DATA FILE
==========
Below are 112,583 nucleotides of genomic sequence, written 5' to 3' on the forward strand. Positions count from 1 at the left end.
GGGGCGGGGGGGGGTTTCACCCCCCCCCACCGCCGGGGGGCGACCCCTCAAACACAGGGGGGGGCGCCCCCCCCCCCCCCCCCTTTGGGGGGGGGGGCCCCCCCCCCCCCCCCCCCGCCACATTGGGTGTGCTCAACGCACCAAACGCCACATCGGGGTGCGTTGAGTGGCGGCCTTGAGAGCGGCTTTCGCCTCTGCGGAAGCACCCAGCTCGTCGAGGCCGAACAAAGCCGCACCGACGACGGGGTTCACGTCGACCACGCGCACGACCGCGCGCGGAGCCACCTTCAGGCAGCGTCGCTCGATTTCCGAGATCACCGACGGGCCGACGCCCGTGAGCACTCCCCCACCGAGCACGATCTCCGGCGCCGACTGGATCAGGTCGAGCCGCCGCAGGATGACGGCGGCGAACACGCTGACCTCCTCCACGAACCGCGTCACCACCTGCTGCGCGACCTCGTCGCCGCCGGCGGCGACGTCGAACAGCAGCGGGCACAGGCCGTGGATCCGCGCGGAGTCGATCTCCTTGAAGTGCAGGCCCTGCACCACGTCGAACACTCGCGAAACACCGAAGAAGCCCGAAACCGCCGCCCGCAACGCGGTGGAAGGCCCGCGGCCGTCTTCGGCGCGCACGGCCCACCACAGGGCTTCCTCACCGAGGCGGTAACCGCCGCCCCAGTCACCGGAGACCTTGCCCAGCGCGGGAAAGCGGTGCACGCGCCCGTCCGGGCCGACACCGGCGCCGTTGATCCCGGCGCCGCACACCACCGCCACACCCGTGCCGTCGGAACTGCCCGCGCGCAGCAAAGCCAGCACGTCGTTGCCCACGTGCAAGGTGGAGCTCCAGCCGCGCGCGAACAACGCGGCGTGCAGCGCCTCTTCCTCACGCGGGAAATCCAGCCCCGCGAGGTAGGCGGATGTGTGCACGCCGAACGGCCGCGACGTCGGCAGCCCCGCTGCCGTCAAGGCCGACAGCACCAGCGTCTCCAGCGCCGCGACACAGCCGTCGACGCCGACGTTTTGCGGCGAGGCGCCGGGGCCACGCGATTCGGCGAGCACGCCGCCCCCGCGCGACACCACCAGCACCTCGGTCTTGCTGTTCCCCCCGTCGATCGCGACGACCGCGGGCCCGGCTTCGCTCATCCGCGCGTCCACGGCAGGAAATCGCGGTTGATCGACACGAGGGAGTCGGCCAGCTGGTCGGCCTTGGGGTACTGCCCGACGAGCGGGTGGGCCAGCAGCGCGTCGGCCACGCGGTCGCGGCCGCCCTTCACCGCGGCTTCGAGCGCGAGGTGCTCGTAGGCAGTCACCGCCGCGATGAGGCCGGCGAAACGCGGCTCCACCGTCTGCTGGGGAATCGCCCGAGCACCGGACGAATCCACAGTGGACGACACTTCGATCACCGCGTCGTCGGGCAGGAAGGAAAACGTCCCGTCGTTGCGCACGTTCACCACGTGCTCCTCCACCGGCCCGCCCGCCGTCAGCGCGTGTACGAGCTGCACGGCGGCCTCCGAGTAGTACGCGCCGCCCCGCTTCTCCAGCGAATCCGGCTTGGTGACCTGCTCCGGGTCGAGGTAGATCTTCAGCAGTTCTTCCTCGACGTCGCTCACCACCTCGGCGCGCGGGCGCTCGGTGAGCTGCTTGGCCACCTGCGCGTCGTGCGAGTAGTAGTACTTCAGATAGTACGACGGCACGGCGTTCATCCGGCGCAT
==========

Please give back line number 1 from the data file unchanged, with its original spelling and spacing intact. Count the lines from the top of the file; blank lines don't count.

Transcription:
Below are 112,583 nucleotides of genomic sequence, written 5' to 3' on the forward strand. Positions count from 1 at the left end.